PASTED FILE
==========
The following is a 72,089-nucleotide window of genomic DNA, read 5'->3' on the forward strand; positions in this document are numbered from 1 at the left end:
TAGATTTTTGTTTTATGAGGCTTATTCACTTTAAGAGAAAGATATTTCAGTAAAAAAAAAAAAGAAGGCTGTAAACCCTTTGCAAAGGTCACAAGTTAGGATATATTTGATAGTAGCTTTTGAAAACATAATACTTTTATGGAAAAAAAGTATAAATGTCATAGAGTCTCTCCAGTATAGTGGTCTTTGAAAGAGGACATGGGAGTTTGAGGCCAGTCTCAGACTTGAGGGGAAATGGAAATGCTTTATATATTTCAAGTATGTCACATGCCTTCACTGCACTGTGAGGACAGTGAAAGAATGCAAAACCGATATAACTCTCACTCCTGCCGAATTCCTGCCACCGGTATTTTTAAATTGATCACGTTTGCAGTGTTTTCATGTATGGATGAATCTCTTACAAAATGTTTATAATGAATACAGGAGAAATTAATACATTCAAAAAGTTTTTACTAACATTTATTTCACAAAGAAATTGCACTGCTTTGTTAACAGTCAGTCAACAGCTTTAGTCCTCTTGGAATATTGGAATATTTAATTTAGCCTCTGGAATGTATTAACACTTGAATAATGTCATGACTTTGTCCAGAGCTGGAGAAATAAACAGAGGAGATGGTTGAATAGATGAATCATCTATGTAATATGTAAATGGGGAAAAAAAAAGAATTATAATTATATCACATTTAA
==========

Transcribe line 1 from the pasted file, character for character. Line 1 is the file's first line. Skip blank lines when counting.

The following is a 72,089-nucleotide window of genomic DNA, read 5'->3' on the forward strand; positions in this document are numbered from 1 at the left end: